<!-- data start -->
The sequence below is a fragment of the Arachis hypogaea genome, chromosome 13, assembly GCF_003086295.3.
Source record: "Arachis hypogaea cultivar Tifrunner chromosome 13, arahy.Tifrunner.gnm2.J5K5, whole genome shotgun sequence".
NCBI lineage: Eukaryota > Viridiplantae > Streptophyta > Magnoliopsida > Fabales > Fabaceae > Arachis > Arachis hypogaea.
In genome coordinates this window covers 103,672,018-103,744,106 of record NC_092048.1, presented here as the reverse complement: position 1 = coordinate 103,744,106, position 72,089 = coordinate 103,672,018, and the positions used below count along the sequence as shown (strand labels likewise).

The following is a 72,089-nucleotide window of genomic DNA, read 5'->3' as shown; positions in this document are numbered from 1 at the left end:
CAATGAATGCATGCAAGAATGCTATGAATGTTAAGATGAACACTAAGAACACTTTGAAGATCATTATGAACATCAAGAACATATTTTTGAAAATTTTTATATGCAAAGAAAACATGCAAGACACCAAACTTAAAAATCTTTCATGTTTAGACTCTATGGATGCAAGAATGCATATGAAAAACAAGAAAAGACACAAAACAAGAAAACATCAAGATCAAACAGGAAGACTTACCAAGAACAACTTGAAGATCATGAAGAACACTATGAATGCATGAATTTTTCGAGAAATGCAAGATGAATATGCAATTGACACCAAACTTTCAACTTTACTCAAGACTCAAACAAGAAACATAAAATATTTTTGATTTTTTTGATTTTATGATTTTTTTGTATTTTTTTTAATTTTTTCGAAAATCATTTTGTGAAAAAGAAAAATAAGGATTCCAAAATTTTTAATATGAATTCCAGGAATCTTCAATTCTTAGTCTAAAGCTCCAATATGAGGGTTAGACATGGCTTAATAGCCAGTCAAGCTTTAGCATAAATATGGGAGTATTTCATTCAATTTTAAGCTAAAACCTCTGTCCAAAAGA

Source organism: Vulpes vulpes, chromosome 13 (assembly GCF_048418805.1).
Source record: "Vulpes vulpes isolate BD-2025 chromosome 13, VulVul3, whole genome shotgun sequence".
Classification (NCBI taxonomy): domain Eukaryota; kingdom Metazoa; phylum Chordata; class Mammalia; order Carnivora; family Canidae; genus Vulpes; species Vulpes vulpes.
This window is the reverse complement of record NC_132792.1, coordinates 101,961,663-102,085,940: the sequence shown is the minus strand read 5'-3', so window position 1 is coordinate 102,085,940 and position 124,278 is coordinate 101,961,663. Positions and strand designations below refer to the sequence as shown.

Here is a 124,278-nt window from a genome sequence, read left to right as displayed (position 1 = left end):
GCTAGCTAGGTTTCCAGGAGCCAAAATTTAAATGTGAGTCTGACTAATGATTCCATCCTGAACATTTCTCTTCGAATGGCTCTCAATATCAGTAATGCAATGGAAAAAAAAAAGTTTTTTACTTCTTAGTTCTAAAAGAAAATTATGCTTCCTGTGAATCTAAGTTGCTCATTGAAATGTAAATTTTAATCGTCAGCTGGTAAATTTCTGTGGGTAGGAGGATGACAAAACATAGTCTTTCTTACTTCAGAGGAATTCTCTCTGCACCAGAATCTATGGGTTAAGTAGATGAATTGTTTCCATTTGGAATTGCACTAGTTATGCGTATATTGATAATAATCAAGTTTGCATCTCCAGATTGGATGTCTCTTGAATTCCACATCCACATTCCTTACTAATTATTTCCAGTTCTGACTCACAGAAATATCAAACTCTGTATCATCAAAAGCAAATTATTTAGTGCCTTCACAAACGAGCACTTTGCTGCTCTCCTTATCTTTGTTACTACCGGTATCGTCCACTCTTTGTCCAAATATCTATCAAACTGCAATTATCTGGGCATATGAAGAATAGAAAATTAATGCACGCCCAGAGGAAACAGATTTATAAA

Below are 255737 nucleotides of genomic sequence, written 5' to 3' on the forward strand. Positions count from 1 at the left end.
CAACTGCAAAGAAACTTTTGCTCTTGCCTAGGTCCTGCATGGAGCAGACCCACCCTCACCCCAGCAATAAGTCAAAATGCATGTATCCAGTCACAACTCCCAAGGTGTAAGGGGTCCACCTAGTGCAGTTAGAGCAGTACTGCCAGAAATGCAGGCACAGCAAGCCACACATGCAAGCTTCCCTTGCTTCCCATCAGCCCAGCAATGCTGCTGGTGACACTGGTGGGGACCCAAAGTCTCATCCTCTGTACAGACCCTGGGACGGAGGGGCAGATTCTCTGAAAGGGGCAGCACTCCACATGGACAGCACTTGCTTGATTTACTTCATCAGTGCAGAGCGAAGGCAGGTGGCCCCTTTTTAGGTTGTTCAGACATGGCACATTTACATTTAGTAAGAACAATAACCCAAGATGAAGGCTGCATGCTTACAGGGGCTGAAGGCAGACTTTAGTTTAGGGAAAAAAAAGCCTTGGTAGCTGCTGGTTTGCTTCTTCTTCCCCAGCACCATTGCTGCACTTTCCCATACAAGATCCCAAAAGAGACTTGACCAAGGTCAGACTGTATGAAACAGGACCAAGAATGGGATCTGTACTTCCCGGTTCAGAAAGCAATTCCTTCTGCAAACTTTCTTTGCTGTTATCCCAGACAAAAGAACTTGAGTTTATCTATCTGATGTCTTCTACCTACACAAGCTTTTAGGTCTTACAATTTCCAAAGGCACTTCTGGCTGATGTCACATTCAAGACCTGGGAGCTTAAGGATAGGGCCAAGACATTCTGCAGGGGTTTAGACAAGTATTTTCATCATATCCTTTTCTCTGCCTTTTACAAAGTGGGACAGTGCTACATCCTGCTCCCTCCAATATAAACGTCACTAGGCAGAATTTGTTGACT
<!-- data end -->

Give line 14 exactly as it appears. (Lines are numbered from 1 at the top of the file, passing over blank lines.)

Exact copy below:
CAACTGCAAAGAAACTTTTGCTCTTGCCTAGGTCCTGCATGGAGCAGACCCACCCTCACCCCAGCAATAAGTCAAAATGCATGTATCCAGTCACAACTCCCAAGGTGTAAGGGGTCCACCTAGTGCAGTTAGAGCAGTACTGCCAGAAATGCAGGCACAGCAAGCCACACATGCAAGCTTCCCTTGCTTCCCATCAGCCCAGCAATGCTGCTGGTGACACTGGTGGGGACCCAAAGTCTCATCCTCTGTACAGACCCTGGGACGGAGGGGCAGATTCTCTGAAAGGGGCAGCACTCCACATGGACAGCACTTGCTTGATTTACTTCATCAGTGCAGAGCGAAGGCAGGTGGCCCCTTTTTAGGTTGTTCAGACATGGCACATTTACATTTAGTAAGAACAATAACCCAAGATGAAGGCTGCATGCTTACAGGGGCTGAAGGCAGACTTTAGTTTAGGGAAAAAAAAGCCTTGGTAGCTGCTGGTTTGCTTCTTCTTCCCCAGCACCATTGCTGCACTTTCCCATACAAGATCCCAAAAGAGACTTGACCAAGGTCAGACTGTATGAAACAGGACCAAGAATGGGATCTGTACTTCCCGGTTCAGAAAGCAATTCCTTCTGCAAACTTTCTTTGCTGTTATCCCAGACAAAAGAACTTGAGTTTATCTATCTGATGTCTTCTACCTACACAAGCTTTTAGGTCTTACAATTTCCAAAGGCACTTCTGGCTGATGTCACATTCAAGACCTGGGAGCTTAAGGATAGGGCCAAGACATTCTGCAGGGGTTTAGACAAGTATTTTCATCATATCCTTTTCTCTGCCTTTTACAAAGTGGGACAGTGCTACATCCTGCTCCCTCCAATATAAACGTCACTAGGCAGAATTTGTTGACT